Very Slight Stories | Like short stories, only shorter.

'Darcy and O'Mara' is a novel by Arthur Cronin.
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Tuesday, January 08, 2008



   Myself, Jimmy and Chadwick went into a pub one afternoon and we met Chadwick's brother, Richard. Chadwick describes Richard as a 'man of letters', but when we met him in the pub he described himself as a man of endless sorrow. He was doing his best to drown that sorrow.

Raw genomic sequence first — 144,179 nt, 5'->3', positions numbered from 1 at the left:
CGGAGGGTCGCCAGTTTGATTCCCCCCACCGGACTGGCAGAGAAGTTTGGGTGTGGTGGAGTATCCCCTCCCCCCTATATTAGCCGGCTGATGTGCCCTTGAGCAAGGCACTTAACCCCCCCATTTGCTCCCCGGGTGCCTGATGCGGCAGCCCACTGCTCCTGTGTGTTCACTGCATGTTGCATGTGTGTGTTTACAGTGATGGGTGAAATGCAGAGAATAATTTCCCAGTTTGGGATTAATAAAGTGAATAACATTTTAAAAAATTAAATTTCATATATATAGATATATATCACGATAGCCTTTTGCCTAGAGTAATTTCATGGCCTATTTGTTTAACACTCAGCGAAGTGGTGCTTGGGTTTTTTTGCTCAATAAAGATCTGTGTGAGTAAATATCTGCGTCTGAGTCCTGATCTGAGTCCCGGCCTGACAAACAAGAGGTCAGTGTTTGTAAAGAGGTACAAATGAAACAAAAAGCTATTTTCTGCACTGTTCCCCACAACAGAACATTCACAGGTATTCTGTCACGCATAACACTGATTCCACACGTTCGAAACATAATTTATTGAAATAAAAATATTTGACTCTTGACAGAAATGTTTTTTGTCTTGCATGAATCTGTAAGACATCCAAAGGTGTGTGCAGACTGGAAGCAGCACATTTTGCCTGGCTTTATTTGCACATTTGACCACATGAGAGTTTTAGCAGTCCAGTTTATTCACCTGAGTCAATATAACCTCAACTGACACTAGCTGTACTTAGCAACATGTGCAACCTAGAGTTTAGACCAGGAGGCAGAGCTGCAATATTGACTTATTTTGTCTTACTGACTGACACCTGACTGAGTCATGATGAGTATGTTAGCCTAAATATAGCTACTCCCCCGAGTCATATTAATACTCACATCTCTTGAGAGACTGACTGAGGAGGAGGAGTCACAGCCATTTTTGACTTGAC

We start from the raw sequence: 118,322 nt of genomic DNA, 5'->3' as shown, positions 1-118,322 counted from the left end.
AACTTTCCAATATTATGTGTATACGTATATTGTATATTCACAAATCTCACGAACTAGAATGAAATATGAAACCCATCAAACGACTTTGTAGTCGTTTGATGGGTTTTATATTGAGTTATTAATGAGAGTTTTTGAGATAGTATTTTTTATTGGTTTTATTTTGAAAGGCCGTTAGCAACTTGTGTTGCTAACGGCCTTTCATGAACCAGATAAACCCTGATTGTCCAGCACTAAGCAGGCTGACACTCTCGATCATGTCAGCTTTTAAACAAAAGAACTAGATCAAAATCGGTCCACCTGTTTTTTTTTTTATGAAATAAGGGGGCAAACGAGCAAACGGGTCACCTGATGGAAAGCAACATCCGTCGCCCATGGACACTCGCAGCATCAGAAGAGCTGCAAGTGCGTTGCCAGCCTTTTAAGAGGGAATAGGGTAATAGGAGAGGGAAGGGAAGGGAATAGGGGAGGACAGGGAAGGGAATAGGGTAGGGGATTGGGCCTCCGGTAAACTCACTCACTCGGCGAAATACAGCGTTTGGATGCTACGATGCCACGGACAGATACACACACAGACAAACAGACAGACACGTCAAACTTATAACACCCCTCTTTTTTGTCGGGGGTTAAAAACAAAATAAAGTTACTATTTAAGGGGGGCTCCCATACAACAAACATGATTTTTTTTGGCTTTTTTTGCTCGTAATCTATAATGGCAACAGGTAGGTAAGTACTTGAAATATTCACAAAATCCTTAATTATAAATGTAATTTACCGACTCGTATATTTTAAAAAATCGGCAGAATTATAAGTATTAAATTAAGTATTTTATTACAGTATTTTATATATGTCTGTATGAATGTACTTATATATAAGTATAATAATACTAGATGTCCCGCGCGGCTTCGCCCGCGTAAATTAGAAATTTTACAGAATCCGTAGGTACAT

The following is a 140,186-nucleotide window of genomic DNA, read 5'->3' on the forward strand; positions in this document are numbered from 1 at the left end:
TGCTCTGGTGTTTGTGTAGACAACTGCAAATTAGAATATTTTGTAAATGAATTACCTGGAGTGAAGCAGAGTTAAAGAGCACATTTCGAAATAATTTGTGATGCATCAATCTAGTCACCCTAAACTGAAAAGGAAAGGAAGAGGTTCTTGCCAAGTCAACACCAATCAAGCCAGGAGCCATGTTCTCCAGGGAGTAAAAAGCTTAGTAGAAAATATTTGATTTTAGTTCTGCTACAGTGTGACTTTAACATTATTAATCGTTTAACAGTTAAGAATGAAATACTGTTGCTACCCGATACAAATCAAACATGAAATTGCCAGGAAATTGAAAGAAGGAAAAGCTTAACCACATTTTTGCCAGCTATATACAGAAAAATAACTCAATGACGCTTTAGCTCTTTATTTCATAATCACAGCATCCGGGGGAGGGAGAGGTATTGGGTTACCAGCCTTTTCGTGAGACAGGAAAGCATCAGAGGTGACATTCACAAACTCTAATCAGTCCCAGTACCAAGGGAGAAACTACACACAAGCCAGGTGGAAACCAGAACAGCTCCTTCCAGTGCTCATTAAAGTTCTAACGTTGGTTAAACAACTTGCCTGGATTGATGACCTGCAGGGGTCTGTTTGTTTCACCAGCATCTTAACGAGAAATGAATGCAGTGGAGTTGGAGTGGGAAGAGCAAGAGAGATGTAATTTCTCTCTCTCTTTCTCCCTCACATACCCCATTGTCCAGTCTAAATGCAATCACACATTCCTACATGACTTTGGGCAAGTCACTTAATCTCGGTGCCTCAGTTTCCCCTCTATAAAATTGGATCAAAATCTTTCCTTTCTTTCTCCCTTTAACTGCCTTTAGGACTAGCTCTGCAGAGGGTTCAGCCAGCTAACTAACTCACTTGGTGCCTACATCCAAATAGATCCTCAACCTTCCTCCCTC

"I was engaged to a wonderful woman called Gwendolyn," he said, "but this morning she told me she'd rather marry something that walks on all fours. It wasn't entirely my fault. A man called Panda is to blame for most of it. He's one of my oldest and closest so-called friends. So-called friendship is something that will feel the white heat of my intellect's gaze when this knot of bother is un-knotted and tied into a neat little bow. We call him Panda because he once beat a badger to death. It was self-defence, he said. We told him to pretend the badger was a panda if he was going with the self-defence line, and the name 'Panda' stuck. 'Look, there's Panda,' someone said, and everyone laughed. 'What are you going to beat to death today, Panda?' And so forth. He hated the name at first. Many's the person he tried to send the way of the badger. But he realised that the more he fought the more the name stuck, and it wasn't such a bad thing to be called after all. He made this realisation shortly after we started calling another man a name that referred to something he didn't do to a duck, but he did do it to a pillow, although he vehemently denies this. I don't know why we call him the name that refers to performing such an act on a duck when we could use a name that mentions the pillow. I'd rather use the latter one, for the sake of accuracy at least. Panda would rather use the one about the duck. He likes being called Panda now. He even wore a panda costume to a fancy dress party. He relieved himself in it, on purpose. There have been incidents of involuntary relief in the past, but this one was entirely intentional, and it's hard to criticise a man for such a course of action when he can lay out all the pros and cons and show you why he did it. You've just got to say, 'Yes, I suppose it was the best thing to do.' Filming my drunken rant against dolphins was not the best thing to do. This is what caused the rift with Gwendolyn. She's so sweet. This is entirely off the record, you understand. Officially, sweetness isn't a quality I look for in a woman. Obviously that depends on the type of record. There's a version of me that appears in the same record that immortalises incidents such as the time Panda involuntarily relieved himself after being electrocuted, and that version of me would focus on the physical attributes of a woman. That record would ruin me if a journalist saw it. For the public record, I value the intellectual attributes of a woman and her personality. 'Someone who makes me laugh'. That's what they all say, and what most of them mean is 'Someone I can laugh at', poison-tipped darts of laughs thrown at every inadequacy and faux pas. Most of my friends would aspire to be like this, but they've never met a woman they can look down on enough to be able to feel superior to them. I could never laugh at Gwendolyn. When someone who's better than you makes a mistake, you can only thank God you have enough sense to realise she's still better than you. How can I convince her to take me back? She's not the sort of person who enjoys looking down on other people. She'd like to marry an equal, but I've given her every reason to look down on me. The 'I was drunk' defence doesn't work on women like Gwendolyn. But I was drunk when I made my drunken rant against dolphins. I'd never have done it when I was sober, and I wouldn't have used such language. Panda filmed it and emailed it to everyone he knew, and they emailed it to everyone they knew. It found its way to Gwendolyn. She has a soft spot for dolphins. In that film she'd have seen a version of me that she never saw before, and she obviously didn't like what she saw. She phoned me this morning and told me it was over. I couldn't even get a word in, which is probably just as well because I'd have told her I was drunk."